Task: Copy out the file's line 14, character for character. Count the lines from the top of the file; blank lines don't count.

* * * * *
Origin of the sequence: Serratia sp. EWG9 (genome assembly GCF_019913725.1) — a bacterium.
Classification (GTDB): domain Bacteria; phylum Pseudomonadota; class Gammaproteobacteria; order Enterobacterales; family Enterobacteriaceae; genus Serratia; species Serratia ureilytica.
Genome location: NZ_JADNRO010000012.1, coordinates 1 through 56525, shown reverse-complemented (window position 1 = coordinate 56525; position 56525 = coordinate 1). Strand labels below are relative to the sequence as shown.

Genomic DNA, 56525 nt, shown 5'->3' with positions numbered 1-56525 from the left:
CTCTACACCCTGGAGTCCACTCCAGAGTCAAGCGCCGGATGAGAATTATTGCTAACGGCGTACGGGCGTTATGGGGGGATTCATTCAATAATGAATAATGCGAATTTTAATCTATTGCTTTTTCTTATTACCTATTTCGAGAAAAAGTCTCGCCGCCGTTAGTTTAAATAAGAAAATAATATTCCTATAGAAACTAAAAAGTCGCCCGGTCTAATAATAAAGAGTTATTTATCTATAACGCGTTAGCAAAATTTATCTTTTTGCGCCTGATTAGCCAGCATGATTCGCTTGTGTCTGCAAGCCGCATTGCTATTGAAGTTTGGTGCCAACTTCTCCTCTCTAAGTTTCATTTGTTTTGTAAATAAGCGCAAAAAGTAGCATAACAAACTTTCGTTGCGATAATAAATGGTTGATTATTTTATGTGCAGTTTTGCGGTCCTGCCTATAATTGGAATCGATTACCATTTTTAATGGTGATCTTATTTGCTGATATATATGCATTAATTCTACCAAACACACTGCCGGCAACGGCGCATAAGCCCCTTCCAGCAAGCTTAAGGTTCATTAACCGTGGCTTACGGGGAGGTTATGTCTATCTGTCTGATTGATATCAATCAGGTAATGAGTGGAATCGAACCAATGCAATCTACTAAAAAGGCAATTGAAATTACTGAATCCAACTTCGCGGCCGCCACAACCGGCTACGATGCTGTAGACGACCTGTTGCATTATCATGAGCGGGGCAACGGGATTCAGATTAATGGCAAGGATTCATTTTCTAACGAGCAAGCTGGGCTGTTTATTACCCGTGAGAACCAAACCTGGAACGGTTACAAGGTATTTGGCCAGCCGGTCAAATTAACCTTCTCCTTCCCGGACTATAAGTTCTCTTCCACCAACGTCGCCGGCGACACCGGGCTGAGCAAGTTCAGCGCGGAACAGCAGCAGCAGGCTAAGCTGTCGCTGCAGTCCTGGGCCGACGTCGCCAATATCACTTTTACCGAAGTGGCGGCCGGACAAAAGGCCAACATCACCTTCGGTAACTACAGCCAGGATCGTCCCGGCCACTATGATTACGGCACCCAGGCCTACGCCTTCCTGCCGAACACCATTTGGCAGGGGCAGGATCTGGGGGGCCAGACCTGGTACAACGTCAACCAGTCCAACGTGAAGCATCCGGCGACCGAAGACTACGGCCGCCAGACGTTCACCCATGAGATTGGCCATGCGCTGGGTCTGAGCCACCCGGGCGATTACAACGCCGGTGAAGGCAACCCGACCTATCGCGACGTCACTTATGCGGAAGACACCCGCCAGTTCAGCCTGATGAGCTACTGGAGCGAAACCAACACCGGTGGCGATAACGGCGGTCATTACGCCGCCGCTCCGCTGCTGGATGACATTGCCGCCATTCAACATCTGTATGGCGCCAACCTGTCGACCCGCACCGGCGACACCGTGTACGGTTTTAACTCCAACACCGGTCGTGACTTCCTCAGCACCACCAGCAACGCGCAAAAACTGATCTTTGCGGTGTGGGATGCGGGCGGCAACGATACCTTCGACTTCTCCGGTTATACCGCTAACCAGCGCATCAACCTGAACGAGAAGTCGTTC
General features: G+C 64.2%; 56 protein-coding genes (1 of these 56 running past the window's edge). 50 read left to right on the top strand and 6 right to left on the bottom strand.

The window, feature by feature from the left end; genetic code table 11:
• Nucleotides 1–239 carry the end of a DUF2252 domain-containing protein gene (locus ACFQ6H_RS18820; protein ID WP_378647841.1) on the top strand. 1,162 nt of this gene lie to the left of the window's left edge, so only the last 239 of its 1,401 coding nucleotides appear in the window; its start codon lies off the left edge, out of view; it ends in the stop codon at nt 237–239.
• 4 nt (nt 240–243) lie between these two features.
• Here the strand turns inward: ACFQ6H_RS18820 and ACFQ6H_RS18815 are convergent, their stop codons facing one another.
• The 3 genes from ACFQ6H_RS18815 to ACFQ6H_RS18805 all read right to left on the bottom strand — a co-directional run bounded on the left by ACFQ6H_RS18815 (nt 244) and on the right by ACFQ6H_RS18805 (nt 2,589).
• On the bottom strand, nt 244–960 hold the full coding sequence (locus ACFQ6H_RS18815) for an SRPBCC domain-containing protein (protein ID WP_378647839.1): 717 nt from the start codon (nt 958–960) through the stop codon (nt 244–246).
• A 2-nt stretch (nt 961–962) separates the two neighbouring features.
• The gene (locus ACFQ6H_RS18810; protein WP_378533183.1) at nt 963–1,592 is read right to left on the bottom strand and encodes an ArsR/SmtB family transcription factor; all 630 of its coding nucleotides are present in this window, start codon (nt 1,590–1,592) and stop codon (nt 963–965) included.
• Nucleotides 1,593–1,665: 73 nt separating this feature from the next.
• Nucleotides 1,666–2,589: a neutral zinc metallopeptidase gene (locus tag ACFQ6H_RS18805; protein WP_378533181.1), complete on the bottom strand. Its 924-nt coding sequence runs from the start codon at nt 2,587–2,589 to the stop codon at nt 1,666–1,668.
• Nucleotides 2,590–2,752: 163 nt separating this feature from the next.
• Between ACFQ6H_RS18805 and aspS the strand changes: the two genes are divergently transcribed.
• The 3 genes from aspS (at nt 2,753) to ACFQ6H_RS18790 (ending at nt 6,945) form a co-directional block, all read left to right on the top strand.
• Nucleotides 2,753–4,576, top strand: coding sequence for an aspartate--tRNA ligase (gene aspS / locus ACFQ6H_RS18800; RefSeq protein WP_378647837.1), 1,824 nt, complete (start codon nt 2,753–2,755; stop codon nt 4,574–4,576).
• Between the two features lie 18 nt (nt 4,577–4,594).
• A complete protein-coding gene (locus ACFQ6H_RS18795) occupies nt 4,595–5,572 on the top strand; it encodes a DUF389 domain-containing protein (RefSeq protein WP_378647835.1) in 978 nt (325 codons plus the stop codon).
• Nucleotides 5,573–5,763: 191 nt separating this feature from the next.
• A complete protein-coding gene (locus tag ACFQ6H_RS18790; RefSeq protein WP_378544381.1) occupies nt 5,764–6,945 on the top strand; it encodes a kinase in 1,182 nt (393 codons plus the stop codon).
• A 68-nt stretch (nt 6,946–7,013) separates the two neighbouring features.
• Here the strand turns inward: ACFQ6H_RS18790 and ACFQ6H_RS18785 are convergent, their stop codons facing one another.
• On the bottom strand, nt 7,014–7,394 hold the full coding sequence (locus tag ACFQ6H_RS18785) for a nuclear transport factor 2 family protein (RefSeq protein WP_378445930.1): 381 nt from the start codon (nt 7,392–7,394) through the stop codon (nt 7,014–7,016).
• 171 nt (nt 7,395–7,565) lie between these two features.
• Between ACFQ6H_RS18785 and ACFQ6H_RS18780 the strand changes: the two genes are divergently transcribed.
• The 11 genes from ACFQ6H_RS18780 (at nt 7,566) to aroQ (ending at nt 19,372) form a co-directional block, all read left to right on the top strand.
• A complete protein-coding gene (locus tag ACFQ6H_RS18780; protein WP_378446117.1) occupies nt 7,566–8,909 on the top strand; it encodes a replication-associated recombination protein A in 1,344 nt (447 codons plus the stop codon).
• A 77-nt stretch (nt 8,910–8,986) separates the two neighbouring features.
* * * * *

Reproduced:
• The gene (locus ACFQ6H_RS18810; protein WP_378533183.1) at nt 963–1,592 is read right to left on the bottom strand and encodes an ArsR/SmtB family transcription factor; all 630 of its coding nucleotides are present in this window, start codon (nt 1,590–1,592) and stop codon (nt 963–965) included.